Anthony Carrigan handles murders and quips with ease as Chechnyan mobster Noho Hank on HBO comedy Barry and as psycho hitman Victor Zsasz on Fox drama Gotham. Before season 2 of Barry begins on Mar. 31 (10 p.m. ET) — and the final season of Gotham ends April 25 — we asked the 36-year-old scene thief about his abilities to break bad, what to expect when Noho Hank dons a wig this season, and what would happen if Hank ever crossed paths with Victor.
ENTERTAINMENT WEEKLY: What are your three tips for playing a charismatic criminal?
ANTHONY CARRIGAN: Find the ways that they are kind and considerate, because there’s nothing more terrifying than a nice bad guy. It’s very unnerving. Shave your head because being bald certainly helps. Always have a shovel in the trunk of your car. You don’t have to use it, but just so they know. Just be like, “Oh, hey, sorry, just have to get something from the trunk of my car.” Bam. Open it up. Oh, shovel. You know what I mean? It’s the things left unsaid.
Of the multiple reasons why you signed on to Barry, what was the most important one?
It’s very rare that you get an opportunity to play characters that’s so multi-faceted, with so much personality, and so much of its own unique style. And it’s really refreshing when that’s coupled with brilliant whip-smart writing. I relish in that. That’s the kind of thing that I went to acting school [at Carnegie Mellon] for — to build these characters from the ground up, and literally put so much love and care into it, up to the point where you can just kind of put on the character’s clothes, and then just go. You can just let the character just run free. And that’s a testament to how well it’s written.
Working with Bill [Hader] and Alec [Berg, who created the show with Hader], it’s extraordinary, but also working with Henry Winkler, Stephen Root, and Sarah Goldberg — everyone is just so, so good. Everyone brings their A-game, and it’s so wonderful. On top of that, everyone’s so lovely.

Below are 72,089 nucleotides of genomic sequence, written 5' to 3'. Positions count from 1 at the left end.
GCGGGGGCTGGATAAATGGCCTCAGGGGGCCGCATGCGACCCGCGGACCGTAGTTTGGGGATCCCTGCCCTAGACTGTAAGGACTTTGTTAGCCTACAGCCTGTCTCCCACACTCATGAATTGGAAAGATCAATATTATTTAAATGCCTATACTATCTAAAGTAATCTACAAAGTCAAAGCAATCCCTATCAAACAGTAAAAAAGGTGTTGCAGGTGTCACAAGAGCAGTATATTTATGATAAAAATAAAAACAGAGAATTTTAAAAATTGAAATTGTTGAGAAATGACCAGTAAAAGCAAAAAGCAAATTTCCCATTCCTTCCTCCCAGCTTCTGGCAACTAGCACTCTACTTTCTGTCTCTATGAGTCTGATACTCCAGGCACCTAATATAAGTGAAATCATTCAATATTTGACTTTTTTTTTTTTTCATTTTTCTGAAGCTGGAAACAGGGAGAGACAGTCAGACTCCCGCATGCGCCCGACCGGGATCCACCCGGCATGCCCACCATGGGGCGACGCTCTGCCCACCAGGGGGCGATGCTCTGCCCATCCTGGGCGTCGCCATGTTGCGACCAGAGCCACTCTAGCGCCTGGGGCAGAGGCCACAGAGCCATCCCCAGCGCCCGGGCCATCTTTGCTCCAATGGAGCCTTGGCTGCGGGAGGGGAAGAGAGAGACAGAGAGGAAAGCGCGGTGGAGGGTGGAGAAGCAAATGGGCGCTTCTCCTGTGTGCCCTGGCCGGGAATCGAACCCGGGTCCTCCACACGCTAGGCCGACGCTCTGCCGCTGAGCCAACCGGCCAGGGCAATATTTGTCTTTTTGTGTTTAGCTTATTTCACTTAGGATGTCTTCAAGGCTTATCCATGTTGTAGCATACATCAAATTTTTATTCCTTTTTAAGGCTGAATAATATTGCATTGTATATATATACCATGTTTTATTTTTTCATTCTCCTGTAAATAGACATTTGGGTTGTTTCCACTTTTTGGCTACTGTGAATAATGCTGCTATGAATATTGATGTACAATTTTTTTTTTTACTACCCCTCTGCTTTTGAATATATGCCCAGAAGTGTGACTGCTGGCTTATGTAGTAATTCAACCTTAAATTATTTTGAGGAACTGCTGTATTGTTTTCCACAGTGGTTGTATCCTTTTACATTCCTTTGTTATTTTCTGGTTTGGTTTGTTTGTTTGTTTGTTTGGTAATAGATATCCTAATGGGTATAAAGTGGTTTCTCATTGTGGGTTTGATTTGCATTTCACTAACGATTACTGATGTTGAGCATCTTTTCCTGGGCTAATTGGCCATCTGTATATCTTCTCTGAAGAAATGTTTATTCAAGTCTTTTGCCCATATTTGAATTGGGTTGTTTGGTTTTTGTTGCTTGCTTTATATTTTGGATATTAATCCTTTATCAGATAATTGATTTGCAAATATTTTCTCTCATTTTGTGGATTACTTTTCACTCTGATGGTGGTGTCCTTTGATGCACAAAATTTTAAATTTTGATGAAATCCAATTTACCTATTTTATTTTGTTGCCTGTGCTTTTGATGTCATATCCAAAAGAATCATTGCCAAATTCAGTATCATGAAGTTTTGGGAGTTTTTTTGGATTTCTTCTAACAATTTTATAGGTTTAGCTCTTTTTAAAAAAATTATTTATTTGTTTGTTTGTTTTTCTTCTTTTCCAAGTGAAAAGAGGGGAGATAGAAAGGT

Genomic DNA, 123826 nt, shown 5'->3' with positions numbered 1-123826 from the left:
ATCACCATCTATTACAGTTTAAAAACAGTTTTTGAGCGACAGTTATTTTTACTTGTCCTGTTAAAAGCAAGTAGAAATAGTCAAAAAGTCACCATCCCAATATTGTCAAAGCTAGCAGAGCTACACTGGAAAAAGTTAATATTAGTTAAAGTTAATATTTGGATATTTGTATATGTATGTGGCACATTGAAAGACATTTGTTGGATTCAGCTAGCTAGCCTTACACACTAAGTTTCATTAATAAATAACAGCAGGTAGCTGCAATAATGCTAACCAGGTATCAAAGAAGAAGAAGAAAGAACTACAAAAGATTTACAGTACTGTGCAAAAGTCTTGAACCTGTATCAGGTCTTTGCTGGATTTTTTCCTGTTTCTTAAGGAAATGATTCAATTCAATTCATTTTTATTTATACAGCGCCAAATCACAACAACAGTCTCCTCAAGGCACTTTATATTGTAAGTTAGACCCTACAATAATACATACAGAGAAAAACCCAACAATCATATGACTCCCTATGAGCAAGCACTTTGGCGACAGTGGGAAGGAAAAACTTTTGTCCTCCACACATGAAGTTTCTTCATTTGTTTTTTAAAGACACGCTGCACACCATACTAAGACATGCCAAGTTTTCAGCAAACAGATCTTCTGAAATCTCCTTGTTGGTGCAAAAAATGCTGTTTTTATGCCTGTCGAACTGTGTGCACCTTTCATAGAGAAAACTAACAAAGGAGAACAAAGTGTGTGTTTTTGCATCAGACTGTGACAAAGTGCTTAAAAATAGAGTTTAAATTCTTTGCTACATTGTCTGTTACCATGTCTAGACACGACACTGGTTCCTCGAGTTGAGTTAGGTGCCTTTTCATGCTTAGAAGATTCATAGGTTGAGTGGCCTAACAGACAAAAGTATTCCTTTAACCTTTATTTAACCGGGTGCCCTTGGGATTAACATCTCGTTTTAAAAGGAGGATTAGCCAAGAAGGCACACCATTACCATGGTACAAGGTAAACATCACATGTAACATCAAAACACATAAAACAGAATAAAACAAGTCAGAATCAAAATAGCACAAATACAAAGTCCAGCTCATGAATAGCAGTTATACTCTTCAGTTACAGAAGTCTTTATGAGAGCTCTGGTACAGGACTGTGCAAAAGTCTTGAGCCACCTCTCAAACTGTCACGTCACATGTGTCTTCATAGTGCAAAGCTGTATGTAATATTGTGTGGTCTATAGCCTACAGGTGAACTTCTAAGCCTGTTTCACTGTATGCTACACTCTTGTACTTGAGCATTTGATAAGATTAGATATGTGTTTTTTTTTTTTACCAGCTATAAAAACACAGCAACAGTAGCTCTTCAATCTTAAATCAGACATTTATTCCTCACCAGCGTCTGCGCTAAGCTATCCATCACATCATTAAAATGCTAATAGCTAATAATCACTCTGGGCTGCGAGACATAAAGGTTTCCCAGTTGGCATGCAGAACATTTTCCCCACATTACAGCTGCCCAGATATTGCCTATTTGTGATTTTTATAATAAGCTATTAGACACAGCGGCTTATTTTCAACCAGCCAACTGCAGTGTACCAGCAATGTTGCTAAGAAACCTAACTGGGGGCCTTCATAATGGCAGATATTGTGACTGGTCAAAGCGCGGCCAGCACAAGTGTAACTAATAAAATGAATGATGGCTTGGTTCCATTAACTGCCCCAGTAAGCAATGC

Who or what was an unlikely influence for you in shaping Hank?
All the heroes of ’80s machismo action movies: Jean-Claude Van Damme, Sylvester Stallone, Dolph Lundgren. I had this idea that Hank had all of those movies on VHS tapes, was obsessed with America, and thought that that’s what America was. He wanted to emulate these kind of super-jacked male icons.
What shadings of Hank can we expect in season 2?
There’s a lot of new sides to Hank that you’ll see. You see Hank under a lot of pressure because now he’s the one who’s in charge and that pressure leads him to some desperate measures. And in desperation, Hank goes from a soft and sweet character to showing a dark side, for sure.
There’s a wig involved at one point. What should people brace for and how does he pull it off?
Malibu Barbie’s Ken is maybe what he was going for — or at least what I think he pulled off. In his mind, he nailed it. But in reality, not so much. I think that’s a recurring theme for Hank…. That was a really fun scene. We could not stop laughing while we were filming it. It’s a miracle we made it through.
In the season 2 trailer, Hank invites Barry to join him in forming Team Badass. Exactly how badass do things get?
Starting off on a scale of zero to badass, it’s closer to zero. They’re in desperate need of Barry’s help and assistance. But as the season progresses, they become more and more badass — and scarier and scarier.
What is his dream scenario, besides being universally liked and going on a vacation with Barry?
To have a fully functioning business with a great online platform. [Laughs.] Maybe dipping his toes into the virtual reality world — while moonlighting as a front-desk concierge at a Disneyland hotel.
Are you huge in Chechnya?
I don’t know. I haven’t been. We’ll see.
What is the strangest place in the world that you have been recognized?
You know what? I was on the Amalfi Coast, in Italy, at this amazing beachfront restaurant, and you have to take a boat to get to. It’s the coolest place in the world. We’re sitting next to this group of people, and they turned over and they were like, “Oh my God, I know who you are!” It was like “Hey, you speak English, wow, okay.” And all the way over here, that’s pretty cool. To be recognized at a place where you feel like James Bond would be hanging out, I mean, that’s pretty rad.